The new equipment, called LIDAR (Light Detection And Ranging), can detect the speed of a singular target. The previous technology cast a broader net and gauged the speeds of multiple vehicles, leaving it up to the officer to determine which specific car was speeding.
The LIDAR has a range of about 3,000 feet, with an optimal operation range of about 1,000 feet. The LIDAR comes in the form of goggles and guns. In Sherman Oaks alone, Los Angeles police handed out 67 speeding tickets on Thursday.
Police say they hope the new technology will prevent fatal speed-related deaths. However, some drivers feel there may be another motive behind the stepped-up enforcement.
"The city has been getting low on funds, and the best way they can recoup their money is to step up their tickets, almost like a militant group of police officers that are just stopping people," said Toluca Lake resident Anthony Chase.
To others, the increased patrol presence is a welcomed sight.
"Yeah we have a deficit problem, but we also have a death problem. People are getting hurt, killed, and I'm glad they're out here," said a Studio City resident Debbie Smith.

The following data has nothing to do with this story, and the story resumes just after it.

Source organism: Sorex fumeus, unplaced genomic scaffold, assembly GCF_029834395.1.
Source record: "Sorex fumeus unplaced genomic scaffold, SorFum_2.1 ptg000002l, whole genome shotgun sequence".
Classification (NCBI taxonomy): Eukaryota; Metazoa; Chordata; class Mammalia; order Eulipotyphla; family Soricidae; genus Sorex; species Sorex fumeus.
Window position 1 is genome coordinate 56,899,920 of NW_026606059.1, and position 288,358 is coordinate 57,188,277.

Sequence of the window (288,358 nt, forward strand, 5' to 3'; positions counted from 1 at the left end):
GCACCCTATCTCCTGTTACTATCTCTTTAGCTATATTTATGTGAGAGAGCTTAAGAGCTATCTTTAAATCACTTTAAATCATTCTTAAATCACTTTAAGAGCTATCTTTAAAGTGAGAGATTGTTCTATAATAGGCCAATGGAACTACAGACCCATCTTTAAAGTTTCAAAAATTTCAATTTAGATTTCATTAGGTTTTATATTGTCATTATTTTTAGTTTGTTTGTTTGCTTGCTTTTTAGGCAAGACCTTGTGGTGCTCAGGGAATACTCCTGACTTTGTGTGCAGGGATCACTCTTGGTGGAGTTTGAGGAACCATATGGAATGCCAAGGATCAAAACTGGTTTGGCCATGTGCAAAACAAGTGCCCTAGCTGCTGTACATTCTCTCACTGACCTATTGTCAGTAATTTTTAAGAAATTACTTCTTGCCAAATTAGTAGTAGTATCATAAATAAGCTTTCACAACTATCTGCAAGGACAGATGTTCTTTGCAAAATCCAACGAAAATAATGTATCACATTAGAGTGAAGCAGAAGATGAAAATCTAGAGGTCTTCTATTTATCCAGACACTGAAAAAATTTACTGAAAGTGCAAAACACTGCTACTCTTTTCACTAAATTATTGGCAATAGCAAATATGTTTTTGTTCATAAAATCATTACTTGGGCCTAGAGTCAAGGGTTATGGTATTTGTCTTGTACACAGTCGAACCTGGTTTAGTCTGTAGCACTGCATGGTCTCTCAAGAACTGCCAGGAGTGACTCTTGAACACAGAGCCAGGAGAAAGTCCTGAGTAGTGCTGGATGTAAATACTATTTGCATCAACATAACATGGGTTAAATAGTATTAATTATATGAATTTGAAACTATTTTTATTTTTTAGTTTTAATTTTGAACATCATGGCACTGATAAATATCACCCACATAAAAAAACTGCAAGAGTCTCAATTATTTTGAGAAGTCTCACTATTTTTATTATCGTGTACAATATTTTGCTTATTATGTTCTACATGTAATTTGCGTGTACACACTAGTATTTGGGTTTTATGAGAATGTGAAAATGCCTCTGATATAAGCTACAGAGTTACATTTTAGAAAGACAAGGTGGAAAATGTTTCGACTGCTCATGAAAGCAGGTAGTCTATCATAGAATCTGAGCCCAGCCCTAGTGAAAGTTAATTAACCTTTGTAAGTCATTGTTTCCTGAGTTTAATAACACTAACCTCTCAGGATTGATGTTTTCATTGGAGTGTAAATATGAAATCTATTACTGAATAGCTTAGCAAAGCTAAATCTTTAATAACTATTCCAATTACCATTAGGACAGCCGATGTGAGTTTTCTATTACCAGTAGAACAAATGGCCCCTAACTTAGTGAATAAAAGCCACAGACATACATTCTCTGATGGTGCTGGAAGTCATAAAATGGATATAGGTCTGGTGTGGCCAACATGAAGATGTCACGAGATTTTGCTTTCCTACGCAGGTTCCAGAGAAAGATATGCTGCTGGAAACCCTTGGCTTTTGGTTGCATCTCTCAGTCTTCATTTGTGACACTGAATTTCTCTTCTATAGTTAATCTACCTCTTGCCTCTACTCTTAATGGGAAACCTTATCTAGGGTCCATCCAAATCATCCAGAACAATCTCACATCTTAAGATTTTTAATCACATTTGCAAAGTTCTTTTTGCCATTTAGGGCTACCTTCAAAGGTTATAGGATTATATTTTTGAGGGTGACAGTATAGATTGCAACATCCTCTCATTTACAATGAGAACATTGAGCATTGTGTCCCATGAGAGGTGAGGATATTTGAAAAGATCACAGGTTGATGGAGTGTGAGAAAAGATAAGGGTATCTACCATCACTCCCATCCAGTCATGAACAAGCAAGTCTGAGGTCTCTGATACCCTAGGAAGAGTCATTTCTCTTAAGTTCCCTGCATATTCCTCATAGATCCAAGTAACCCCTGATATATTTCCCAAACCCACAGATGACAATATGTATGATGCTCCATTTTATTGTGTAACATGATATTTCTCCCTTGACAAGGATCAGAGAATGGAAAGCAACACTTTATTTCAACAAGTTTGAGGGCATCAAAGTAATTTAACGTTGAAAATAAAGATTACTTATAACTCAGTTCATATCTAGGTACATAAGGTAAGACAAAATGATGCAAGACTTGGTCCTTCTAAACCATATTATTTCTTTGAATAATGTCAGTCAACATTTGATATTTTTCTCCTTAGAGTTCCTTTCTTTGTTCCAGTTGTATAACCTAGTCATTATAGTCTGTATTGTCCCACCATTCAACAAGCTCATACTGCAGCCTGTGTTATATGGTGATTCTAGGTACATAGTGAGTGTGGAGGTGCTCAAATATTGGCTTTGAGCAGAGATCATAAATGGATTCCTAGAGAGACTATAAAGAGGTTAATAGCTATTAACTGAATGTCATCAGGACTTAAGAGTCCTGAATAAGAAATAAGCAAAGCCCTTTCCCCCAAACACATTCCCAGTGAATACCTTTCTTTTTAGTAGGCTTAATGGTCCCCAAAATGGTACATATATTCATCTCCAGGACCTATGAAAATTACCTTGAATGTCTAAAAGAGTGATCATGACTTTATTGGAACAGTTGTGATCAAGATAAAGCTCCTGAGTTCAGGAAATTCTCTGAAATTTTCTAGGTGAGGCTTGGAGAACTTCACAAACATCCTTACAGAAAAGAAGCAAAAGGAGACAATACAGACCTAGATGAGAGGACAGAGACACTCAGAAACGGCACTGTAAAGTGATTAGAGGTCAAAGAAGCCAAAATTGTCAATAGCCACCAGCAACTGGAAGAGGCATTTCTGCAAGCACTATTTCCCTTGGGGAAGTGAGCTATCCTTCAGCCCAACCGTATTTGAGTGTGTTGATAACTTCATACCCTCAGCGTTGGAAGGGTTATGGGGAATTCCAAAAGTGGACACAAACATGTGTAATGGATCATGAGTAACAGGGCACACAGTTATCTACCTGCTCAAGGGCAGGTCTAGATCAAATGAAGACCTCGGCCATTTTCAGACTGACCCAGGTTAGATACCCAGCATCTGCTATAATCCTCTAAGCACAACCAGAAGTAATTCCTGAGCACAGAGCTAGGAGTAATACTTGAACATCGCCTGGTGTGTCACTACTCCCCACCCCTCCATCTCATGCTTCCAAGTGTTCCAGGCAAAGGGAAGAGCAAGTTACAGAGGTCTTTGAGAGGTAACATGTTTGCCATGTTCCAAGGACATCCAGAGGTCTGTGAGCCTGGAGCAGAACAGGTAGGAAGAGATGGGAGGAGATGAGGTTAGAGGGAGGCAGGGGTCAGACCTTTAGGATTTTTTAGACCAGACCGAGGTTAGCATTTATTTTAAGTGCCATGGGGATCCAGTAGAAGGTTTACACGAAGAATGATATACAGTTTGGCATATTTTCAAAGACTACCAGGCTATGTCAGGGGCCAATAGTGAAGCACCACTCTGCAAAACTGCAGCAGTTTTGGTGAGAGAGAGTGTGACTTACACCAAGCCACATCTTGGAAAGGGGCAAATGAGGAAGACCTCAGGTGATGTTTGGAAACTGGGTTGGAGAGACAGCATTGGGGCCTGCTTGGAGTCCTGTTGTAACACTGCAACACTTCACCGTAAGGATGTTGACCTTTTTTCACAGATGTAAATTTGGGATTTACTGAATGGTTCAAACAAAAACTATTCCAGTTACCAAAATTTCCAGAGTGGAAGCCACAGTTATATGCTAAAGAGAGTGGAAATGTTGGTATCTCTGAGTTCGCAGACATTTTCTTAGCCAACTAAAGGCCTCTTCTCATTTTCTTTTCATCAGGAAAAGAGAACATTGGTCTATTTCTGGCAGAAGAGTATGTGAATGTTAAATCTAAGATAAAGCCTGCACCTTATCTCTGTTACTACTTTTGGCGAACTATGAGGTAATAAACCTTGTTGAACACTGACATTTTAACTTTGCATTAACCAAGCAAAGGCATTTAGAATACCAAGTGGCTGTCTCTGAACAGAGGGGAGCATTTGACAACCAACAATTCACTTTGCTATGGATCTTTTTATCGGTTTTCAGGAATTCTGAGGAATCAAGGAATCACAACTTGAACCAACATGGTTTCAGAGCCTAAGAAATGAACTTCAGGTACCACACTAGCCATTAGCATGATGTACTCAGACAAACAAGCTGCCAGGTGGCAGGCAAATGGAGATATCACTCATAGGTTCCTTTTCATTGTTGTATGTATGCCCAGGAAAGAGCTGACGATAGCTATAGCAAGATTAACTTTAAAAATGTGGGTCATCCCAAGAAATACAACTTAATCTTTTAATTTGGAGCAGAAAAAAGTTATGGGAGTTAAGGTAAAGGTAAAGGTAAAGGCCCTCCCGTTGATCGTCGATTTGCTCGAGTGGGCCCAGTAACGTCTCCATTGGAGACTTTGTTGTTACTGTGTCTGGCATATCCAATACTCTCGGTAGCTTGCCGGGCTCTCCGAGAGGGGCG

Officers said they've stepped up their presence in Sherman Oaks ever since October, when 16-year-old runner Conor Lynch was struck and killed by a car while jogging.
Officers say the goal of their speeding crackdown is to avert all unnecessary deaths.
"Sometimes those lives don't want to be saved. We'd rather have them be mad at us and alive than dead and not mad at us," said LAPD Officer Troy Williams.
Williams said motorists should expect stepped-up patrols along Riverside Drive and Woodman Avenue in the San Fernando Valley near Notre Dame High School, in addition to Sherman Oaks.